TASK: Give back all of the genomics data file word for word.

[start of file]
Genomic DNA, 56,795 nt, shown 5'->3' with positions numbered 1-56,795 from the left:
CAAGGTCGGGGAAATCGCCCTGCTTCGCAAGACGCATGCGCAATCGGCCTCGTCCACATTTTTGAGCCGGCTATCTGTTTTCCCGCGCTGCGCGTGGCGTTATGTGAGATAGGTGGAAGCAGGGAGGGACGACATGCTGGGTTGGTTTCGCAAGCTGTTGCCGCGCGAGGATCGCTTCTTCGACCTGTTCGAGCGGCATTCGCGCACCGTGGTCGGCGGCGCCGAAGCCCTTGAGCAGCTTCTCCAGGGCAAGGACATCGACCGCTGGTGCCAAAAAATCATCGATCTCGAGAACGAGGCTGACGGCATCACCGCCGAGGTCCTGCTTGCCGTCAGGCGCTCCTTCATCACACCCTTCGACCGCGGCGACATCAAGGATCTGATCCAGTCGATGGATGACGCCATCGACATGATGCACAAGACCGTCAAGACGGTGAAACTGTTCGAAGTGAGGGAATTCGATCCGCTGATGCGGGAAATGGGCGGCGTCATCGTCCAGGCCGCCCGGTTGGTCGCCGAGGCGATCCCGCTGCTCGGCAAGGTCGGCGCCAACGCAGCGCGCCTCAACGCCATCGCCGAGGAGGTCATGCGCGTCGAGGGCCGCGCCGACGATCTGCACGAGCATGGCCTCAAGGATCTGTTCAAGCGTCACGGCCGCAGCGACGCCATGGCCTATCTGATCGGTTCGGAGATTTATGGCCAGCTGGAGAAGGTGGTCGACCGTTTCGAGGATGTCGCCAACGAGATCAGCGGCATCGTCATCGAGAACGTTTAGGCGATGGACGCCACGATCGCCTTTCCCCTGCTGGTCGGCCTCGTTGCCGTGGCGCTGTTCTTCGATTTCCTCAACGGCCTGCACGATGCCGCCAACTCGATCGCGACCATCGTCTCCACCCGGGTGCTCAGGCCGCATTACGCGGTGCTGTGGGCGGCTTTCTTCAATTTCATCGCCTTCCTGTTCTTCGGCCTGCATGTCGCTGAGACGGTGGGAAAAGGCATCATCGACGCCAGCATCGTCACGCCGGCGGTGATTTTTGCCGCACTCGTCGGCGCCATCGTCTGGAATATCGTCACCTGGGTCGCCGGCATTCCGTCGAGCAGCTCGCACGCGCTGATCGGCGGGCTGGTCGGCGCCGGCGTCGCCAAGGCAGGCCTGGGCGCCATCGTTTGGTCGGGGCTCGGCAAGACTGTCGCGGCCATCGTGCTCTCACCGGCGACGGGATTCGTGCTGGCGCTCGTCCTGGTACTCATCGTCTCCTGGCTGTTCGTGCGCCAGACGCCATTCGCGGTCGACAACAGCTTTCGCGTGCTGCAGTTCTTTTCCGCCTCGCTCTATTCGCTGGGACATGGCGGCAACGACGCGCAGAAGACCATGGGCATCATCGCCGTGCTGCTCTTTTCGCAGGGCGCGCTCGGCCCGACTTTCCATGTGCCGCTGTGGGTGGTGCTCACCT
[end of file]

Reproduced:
Genomic DNA, 56,795 nt, shown 5'->3' with positions numbered 1-56,795 from the left:
CAAGGTCGGGGAAATCGCCCTGCTTCGCAAGACGCATGCGCAATCGGCCTCGTCCACATTTTTGAGCCGGCTATCTGTTTTCCCGCGCTGCGCGTGGCGTTATGTGAGATAGGTGGAAGCAGGGAGGGACGACATGCTGGGTTGGTTTCGCAAGCTGTTGCCGCGCGAGGATCGCTTCTTCGACCTGTTCGAGCGGCATTCGCGCACCGTGGTCGGCGGCGCCGAAGCCCTTGAGCAGCTTCTCCAGGGCAAGGACATCGACCGCTGGTGCCAAAAAATCATCGATCTCGAGAACGAGGCTGACGGCATCACCGCCGAGGTCCTGCTTGCCGTCAGGCGCTCCTTCATCACACCCTTCGACCGCGGCGACATCAAGGATCTGATCCAGTCGATGGATGACGCCATCGACATGATGCACAAGACCGTCAAGACGGTGAAACTGTTCGAAGTGAGGGAATTCGATCCGCTGATGCGGGAAATGGGCGGCGTCATCGTCCAGGCCGCCCGGTTGGTCGCCGAGGCGATCCCGCTGCTCGGCAAGGTCGGCGCCAACGCAGCGCGCCTCAACGCCATCGCCGAGGAGGTCATGCGCGTCGAGGGCCGCGCCGACGATCTGCACGAGCATGGCCTCAAGGATCTGTTCAAGCGTCACGGCCGCAGCGACGCCATGGCCTATCTGATCGGTTCGGAGATTTATGGCCAGCTGGAGAAGGTGGTCGACCGTTTCGAGGATGTCGCCAACGAGATCAGCGGCATCGTCATCGAGAACGTTTAGGCGATGGACGCCACGATCGCCTTTCCCCTGCTGGTCGGCCTCGTTGCCGTGGCGCTGTTCTTCGATTTCCTCAACGGCCTGCACGATGCCGCCAACTCGATCGCGACCATCGTCTCCACCCGGGTGCTCAGGCCGCATTACGCGGTGCTGTGGGCGGCTTTCTTCAATTTCATCGCCTTCCTGTTCTTCGGCCTGCATGTCGCTGAGACGGTGGGAAAAGGCATCATCGACGCCAGCATCGTCACGCCGGCGGTGATTTTTGCCGCACTCGTCGGCGCCATCGTCTGGAATATCGTCACCTGGGTCGCCGGCATTCCGTCGAGCAGCTCGCACGCGCTGATCGGCGGGCTGGTCGGCGCCGGCGTCGCCAAGGCAGGCCTGGGCGCCATCGTTTGGTCGGGGCTCGGCAAGACTGTCGCGGCCATCGTGCTCTCACCGGCGACGGGATTCGTGCTGGCGCTCGTCCTGGTACTCATCGTCTCCTGGCTGTTCGTGCGCCAGACGCCATTCGCGGTCGACAACAGCTTTCGCGTGCTGCAGTTCTTTTCCGCCTCGCTCTATTCGCTGGGACATGGCGGCAACGACGCGCAGAAGACCATGGGCATCATCGCCGTGCTGCTCTTTTCGCAGGGCGCGCTCGGCCCGACTTTCCATGTGCCGCTGTGGGTGGTGCTCACCT